Inflation Breakeven and Term Spreads Adjusted for Premia

Expected inflation inferred from the Treasury-TIPS spread is tainted by risk and liquidity premia. The difference between expected future short rates and current short rates is also obscured by risk premia. Here are adjusted spreads:

Figure 1: Five year inflation breakeven calculated as five year Treasury yield minus five year TIPS yield (blue, left scale), five year breakeven adjusted by inflation risk premium and liquidity premium per DKW (red, left scale), both in %. NBER defined recession dates shaded gray. Source: FRB via FRED, Treasury, NBER, KWW following D’amico, Kim and Wei (DKW) accessed 8/4, and author’s calculations.

The adjusted series suggests an upward movement in expected inflation with the expanded Russian invasion of Ukraine, but less than that indicated by the simple Treasury-TIPS spread (and no downward movement recently).

How have recent releases affected inflation expectations? Figure 2 presents a detail.

Figure 2: Five year inflation breakeven calculated as five year Treasury yield minus five year TIPS yield (blue, left scale), five year breakeven adjusted by inflation risk premium and liquidity premium per DKW (red, left scale), both in %. Source: FRB via FRED, Treasury, KWW following D’amico, Kim and Wei (DKW) accessed 8/4, and author’s calculations.

The inflation breakeven rises with the GDP advance and PCE deflator releases, but stays constant with today’s employment numbers (strangely). However, to the extent that the Treasury-TIPS spread mismeasures expectations, we should be a bit wary of this result (inflation expectations do drop with the GDP release with the adjusted measure).

What about the 10yr-3mo spread? The unadjusted has taken a big dive in recent weeks, coming close to inversion.

Figure 3: 10 year-3 month Treasury spread (dark blue), and implied future nominal rates over next ten years (pink), both in %. NBER defined recession dates shaded gray. Source: FRB via FRED, Treasury, NBER, KWW following D’amico, Kim and Wei (DKW) accessed 8/4, and author’s calculations.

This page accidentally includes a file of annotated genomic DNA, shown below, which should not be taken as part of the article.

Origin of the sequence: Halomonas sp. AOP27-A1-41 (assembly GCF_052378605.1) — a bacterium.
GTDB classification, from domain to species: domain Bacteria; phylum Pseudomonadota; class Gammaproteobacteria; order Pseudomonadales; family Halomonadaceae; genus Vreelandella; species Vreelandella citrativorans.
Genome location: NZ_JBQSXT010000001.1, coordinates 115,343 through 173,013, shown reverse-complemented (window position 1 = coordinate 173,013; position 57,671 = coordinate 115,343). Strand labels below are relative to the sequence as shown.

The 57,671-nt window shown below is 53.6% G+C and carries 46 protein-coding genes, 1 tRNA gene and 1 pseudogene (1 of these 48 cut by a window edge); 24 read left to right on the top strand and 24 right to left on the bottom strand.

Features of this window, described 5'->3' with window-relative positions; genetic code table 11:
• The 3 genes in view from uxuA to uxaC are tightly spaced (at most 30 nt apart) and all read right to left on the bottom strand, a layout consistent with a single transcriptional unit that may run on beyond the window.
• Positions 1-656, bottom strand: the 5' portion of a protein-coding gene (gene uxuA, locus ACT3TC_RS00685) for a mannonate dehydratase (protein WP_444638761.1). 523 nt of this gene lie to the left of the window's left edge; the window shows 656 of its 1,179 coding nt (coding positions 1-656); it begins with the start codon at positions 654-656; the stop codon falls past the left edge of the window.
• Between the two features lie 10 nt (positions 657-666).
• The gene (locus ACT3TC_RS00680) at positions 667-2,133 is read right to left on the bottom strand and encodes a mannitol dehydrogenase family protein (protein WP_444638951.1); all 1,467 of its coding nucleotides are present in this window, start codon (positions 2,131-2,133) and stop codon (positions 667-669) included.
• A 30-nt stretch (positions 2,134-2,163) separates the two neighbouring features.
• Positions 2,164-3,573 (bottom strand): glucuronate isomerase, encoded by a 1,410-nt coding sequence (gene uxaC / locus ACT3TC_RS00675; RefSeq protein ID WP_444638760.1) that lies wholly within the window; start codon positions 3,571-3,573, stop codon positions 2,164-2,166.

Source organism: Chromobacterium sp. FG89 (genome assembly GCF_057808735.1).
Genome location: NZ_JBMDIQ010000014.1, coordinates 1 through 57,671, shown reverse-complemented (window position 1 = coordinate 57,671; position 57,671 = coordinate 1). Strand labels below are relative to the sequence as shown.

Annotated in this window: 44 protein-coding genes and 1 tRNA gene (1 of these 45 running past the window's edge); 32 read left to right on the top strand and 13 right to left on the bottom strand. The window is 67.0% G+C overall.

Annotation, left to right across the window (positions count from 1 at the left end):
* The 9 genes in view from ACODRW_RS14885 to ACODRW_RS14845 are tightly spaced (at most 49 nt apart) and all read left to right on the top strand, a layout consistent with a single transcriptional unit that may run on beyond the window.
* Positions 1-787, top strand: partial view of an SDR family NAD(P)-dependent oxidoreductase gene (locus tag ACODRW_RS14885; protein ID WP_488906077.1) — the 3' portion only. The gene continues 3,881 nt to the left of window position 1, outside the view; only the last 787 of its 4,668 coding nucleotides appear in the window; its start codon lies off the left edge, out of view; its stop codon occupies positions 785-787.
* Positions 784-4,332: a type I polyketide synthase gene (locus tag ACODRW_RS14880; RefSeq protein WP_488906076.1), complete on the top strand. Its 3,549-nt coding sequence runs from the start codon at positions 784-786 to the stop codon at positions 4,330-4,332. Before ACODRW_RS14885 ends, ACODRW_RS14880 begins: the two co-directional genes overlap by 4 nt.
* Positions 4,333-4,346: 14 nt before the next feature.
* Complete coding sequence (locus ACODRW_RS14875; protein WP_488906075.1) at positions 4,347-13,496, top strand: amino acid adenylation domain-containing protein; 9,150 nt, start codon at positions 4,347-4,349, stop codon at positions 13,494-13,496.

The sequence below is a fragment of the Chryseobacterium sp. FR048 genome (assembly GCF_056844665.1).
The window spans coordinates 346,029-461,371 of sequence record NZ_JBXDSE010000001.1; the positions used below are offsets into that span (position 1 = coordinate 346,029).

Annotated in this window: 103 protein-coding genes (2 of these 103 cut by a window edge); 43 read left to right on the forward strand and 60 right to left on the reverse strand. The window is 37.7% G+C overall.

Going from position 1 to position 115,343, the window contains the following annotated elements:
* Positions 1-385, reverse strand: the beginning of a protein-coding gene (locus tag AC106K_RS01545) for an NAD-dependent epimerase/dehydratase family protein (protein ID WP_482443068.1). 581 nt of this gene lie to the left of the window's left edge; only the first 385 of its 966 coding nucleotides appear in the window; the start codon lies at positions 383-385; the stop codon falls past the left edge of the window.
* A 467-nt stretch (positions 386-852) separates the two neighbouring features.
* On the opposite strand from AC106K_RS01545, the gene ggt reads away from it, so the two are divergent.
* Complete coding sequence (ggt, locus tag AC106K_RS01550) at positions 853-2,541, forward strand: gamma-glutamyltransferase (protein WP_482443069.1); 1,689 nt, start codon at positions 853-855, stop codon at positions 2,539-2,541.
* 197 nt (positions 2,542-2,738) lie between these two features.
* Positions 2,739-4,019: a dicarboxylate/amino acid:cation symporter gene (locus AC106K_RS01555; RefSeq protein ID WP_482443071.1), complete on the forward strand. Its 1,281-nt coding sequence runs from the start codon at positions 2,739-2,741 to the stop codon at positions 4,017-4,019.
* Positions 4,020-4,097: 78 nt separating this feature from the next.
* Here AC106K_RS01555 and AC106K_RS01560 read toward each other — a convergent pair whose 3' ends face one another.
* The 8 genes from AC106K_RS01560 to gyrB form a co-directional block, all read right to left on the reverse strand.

The gap between 10yr-3mo went negative in 2019, and again with the onset of the pandemic. The yield curve steepened sharply with the Georgia special election outcomes, and then counterintuitively rose again with the Russian expanded incursion into Ukraine. The spread dropped sharply from May 6th onward.

The spread incorporates a inflation risk premium so that on average, the yield curve slopes up. Hence, the standard 10yr-3mo spread does not necessarily equal the difference between 3 month yields over the next 10 years vs the current 3 month yield. I show the sum of the future 3 month real yields and future 3 month inflation rates over the next ten years as the pink line in Figure 2. This line probably better shows the heightened expectations of growth in 2021Q1-Q2, as well as the dropoff in perceived growth prospects in May.

The detail suggests the expected asset price responses to the recent releases as well.

Figure 4: 10 year-3 month Treasury spread (dark blue), and implied future nominal rates over next ten years (pink), both in %. Source: FRB via FRED, Treasury, KWW following D’amico, Kim and Wei (DKW) accessed 8/4, and author’s calculations.

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